If you like filled doughnuts, this is the recipe for you. Today I’m showing you how to make your own custard and/or fresh cream finger doughnuts.
These doughnuts are ideal if you want to make a change from the more traditional filled or ring doughnuts, this way you’re still getting a filled doughnut but you’re able to see the filling.
I remember seeing these in some supermarkets and craft bakeries but not all that often – we made these at college quite a lot and thats where I got the inspiration from. I found an old picture of some doughnuts I made at college which has fresh cream and jam, custard and apple (I couldn’t make the apple variety as apples seem impossible to get ahold of).
The one thing I should say, is the custard in these doughnut is a simple creme patisserie. In the ones at college it was a cold custard but either works really well.
While you have the time and might be able to get in the ingredients, why not make a batch of these up and share them with your friends and family (at a locally safe distance of course).
Anyway, let’s get started, shall we?
450g Strong bread flour.
35g Fresh yeast.
60g Granulated sugar.
200ml Double cream.
25g Icing sugar.
1 tsp Vanilla extract.
Strawberry/raspberry jam (in a piping bag).
For the custard filling, make sure you check out the creme patisserie/pastry cream blog post.
Before you get into the doughnuts, you should go ahead and do some prep. Weigh up all your ingredients, get your deep fat fryer or ‘chip pan’, cut some parchment rectangles and get any equipment you may need ready, such as a mixing bowl.
To start, take your mixing bowl and place in the bread flour along with the salt and give them a good mix, just until they are incorporated,
You can then go ahead and add in the fresh yeast, butter, sugar, egg, water and milk. Mix on a low speed to start for roughly 2 minutes. The dough should have formed but it will be very soft. Mix for a further 4 minutes on a medium speed or until you have a clean and soft looking dough.
You can go ahead and generously flour your work surface with bread flour. Place the dough onto it and give it a good knead to incorporate some of the flour, which should help the dough become smooth and elastic, as you knead it.
Once the dough is smooth and elastic (it will be soft, as its enriched), place into a lightly oiled bowl and cover with cling film and leave somewhere warm and allow the dough to proof.
Proofing is simply the process of allowing the yeast to do its job.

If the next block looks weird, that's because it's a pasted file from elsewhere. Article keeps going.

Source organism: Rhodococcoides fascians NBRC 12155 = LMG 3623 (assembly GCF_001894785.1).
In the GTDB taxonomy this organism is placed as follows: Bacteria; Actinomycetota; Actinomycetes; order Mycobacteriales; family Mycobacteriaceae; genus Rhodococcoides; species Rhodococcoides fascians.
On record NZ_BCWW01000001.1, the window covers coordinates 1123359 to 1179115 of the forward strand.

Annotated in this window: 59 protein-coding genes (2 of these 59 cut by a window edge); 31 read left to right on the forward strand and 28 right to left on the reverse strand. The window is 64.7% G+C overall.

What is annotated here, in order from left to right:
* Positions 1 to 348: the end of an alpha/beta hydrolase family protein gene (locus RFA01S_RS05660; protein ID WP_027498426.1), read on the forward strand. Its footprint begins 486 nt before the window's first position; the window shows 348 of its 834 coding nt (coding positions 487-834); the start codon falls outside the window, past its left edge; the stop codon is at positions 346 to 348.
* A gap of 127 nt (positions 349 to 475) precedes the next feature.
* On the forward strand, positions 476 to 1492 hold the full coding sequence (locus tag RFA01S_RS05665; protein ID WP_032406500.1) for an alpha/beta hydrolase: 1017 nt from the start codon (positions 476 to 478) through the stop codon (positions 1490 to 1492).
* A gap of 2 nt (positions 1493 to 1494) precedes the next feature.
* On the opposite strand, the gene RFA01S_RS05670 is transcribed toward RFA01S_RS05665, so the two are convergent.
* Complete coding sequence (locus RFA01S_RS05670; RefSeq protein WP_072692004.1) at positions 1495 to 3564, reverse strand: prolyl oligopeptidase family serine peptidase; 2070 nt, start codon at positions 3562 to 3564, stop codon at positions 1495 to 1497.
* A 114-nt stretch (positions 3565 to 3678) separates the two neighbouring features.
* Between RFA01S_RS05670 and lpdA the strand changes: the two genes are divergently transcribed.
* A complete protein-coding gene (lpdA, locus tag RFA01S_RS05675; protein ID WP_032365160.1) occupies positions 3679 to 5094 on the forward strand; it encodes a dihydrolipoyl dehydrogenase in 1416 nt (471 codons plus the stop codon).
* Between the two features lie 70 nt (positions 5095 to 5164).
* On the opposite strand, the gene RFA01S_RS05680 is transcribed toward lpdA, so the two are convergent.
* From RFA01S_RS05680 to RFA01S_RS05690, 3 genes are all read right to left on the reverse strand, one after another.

After roughly about an hour (or once the dough has doubled in size), flour your work surface and place the dough onto it and knock it back. The process of knocking the dough back is simply to remove the gasses that have built up during the first proof.
Bring the dough back into a ball and cover with the clingfilm. Scale the dough off at 70g per doughnut, round the dough off using the palm/side of your hand and the worktop and then roll into a sausage shape. Place onto a rectangle of parchment paper and place onto a baking tray, making sure they’re loosely covered with clingfilm.
Allow the doughnuts to proof for around 30-45 minutes, they should be doubled in size.
While the doughnuts are proofing for the second time, get your deep fat fryer or chip pan and heat the oil to 180˚c/350˚f.
Once the doughnuts have proofed up well, depending on how big your fryer is you may be able to fry more or less (remember when you add the dough to the oil, it will lower the temperature). I was able to fry off doughnuts at a time. Fry them on each side for roughly 1 minute or until well coloured on each side.
After they have been fried, place onto some kitchen roll (this will help absorb some of the excess grease). Allow them to cool fully before you finish them off.
Now the doughnuts are cooled, slice them downtime middle and then grab a bowl of sugar (I have a container of sugar specially for doughnuts) and roll the doughnuts in the sugar, so they have a good coating of sugar – repeat this stage for all of the doughnuts.
For the whipped cream, simply grab a mixing bowl and place in the double cream, icing sugar and vanilla extract. Whisk together until the cream starts to reach stiff peaks. Try not to over whip the cream as it will have a gritty texture and unpleasant taste.
Place the custard and whipped cream into a piping bah, fitted with a open star nozzle.
Open the doughnuts and pipe in the filling in a shell pattern, this is what looks most pleasing to the eye, but feel free to pipe it however you like.
Finish the cream doughnut by piping a line of jam down the one side, this just adds a little colour and flavour – the flavour of the jam is completely up to you!
That’s all for today guys, I hope you enjoyed. If you did, don’t forget to share this recipe with your family and friends and enjoy it. I’ll be back soon with another blog post and YouTube video, so join me then. In the meanwhile, don’t forget to check out my other social’s – Facebook, Instagram, Pinterest, TikTok, Twitter and YouTube. The YouTube tutorial will be linked down below.
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